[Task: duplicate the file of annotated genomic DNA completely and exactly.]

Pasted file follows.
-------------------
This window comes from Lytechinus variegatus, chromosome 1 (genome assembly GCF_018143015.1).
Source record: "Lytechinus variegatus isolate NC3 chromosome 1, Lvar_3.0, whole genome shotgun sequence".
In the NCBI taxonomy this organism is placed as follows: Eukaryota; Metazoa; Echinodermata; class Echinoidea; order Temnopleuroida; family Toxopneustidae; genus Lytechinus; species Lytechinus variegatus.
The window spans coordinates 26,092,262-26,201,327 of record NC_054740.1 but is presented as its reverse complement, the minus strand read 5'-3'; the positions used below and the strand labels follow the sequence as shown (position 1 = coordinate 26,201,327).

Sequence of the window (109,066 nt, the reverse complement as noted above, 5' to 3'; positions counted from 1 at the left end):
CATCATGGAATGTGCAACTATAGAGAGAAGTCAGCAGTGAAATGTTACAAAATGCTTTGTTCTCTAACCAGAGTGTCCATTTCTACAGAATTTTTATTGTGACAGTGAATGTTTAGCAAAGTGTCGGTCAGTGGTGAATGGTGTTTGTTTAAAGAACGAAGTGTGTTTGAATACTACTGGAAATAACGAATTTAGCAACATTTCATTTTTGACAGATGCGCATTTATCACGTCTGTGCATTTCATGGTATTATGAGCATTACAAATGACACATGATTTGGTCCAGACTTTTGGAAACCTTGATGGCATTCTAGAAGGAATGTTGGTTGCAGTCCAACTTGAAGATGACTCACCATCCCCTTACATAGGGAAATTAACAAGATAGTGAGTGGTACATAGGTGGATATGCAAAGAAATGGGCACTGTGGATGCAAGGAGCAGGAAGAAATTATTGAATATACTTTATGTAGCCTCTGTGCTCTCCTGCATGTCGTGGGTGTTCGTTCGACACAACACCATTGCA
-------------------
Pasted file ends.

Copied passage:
This window comes from Lytechinus variegatus, chromosome 1 (genome assembly GCF_018143015.1).
Source record: "Lytechinus variegatus isolate NC3 chromosome 1, Lvar_3.0, whole genome shotgun sequence".
In the NCBI taxonomy this organism is placed as follows: Eukaryota; Metazoa; Echinodermata; class Echinoidea; order Temnopleuroida; family Toxopneustidae; genus Lytechinus; species Lytechinus variegatus.
The window spans coordinates 26,092,262-26,201,327 of record NC_054740.1 but is presented as its reverse complement, the minus strand read 5'-3'; the positions used below and the strand labels follow the sequence as shown (position 1 = coordinate 26,201,327).

Sequence of the window (109,066 nt, the reverse complement as noted above, 5' to 3'; positions counted from 1 at the left end):
CATCATGGAATGTGCAACTATAGAGAGAAGTCAGCAGTGAAATGTTACAAAATGCTTTGTTCTCTAACCAGAGTGTCCATTTCTACAGAATTTTTATTGTGACAGTGAATGTTTAGCAAAGTGTCGGTCAGTGGTGAATGGTGTTTGTTTAAAGAACGAAGTGTGTTTGAATACTACTGGAAATAACGAATTTAGCAACATTTCATTTTTGACAGATGCGCATTTATCACGTCTGTGCATTTCATGGTATTATGAGCATTACAAATGACACATGATTTGGTCCAGACTTTTGGAAACCTTGATGGCATTCTAGAAGGAATGTTGGTTGCAGTCCAACTTGAAGATGACTCACCATCCCCTTACATAGGGAAATTAACAAGATAGTGAGTGGTACATAGGTGGATATGCAAAGAAATGGGCACTGTGGATGCAAGGAGCAGGAAGAAATTATTGAATATACTTTATGTAGCCTCTGTGCTCTCCTGCATGTCGTGGGTGTTCGTTCGACACAACACCATTGCA